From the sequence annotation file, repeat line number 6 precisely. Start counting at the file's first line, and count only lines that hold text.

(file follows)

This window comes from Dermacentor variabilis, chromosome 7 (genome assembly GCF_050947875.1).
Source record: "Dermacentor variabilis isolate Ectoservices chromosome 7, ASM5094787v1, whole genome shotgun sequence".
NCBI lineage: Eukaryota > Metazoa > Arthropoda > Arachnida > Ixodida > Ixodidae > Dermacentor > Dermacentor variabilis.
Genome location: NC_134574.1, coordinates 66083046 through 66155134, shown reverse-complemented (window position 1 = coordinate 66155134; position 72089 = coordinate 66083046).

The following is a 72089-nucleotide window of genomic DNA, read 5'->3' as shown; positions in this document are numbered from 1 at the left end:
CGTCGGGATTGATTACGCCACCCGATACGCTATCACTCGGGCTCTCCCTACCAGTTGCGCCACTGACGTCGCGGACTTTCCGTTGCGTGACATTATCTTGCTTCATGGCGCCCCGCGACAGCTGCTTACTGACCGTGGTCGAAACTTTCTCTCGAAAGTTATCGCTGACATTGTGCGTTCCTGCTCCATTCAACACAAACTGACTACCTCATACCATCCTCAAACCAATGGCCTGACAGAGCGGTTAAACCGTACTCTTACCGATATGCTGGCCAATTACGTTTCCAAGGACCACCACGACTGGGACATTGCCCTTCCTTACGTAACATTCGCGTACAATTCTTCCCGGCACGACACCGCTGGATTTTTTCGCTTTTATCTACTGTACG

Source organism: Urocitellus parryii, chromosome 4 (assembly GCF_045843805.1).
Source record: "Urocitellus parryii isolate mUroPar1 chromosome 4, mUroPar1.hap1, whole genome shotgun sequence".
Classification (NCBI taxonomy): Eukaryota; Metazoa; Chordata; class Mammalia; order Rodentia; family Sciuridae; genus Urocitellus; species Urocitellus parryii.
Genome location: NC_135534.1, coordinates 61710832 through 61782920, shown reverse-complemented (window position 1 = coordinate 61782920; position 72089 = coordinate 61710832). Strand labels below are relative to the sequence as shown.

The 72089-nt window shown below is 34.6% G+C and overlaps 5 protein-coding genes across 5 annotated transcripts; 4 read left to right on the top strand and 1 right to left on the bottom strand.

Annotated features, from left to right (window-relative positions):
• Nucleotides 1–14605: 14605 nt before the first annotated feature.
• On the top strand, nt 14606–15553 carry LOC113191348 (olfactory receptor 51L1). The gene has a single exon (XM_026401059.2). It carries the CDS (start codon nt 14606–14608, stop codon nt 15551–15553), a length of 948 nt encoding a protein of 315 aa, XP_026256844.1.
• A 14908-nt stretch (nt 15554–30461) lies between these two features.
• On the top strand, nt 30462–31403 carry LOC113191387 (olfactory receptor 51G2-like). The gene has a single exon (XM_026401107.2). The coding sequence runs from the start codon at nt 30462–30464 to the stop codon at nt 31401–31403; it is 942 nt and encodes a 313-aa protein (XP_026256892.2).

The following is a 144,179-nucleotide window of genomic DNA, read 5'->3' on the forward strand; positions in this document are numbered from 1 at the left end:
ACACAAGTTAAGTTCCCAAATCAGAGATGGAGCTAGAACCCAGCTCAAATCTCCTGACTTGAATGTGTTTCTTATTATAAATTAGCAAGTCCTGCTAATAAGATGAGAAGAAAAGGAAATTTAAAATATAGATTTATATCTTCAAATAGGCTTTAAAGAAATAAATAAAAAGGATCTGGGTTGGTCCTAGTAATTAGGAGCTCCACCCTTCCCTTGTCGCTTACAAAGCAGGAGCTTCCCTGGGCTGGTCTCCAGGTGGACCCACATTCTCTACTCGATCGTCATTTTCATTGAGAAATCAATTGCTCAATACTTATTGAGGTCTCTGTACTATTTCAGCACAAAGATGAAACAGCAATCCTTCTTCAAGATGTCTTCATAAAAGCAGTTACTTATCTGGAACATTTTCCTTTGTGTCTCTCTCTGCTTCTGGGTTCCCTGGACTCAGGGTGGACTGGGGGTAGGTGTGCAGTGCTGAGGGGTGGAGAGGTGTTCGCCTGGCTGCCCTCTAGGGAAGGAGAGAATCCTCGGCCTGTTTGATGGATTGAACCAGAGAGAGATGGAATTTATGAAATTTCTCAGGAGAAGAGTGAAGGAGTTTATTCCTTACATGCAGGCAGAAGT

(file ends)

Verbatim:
CGTCGGGATTGATTACGCCACCCGATACGCTATCACTCGGGCTCTCCCTACCAGTTGCGCCACTGACGTCGCGGACTTTCCGTTGCGTGACATTATCTTGCTTCATGGCGCCCCGCGACAGCTGCTTACTGACCGTGGTCGAAACTTTCTCTCGAAAGTTATCGCTGACATTGTGCGTTCCTGCTCCATTCAACACAAACTGACTACCTCATACCATCCTCAAACCAATGGCCTGACAGAGCGGTTAAACCGTACTCTTACCGATATGCTGGCCAATTACGTTTCCAAGGACCACCACGACTGGGACATTGCCCTTCCTTACGTAACATTCGCGTACAATTCTTCCCGGCACGACACCGCTGGATTTTTTCGCTTTTATCTACTGTACG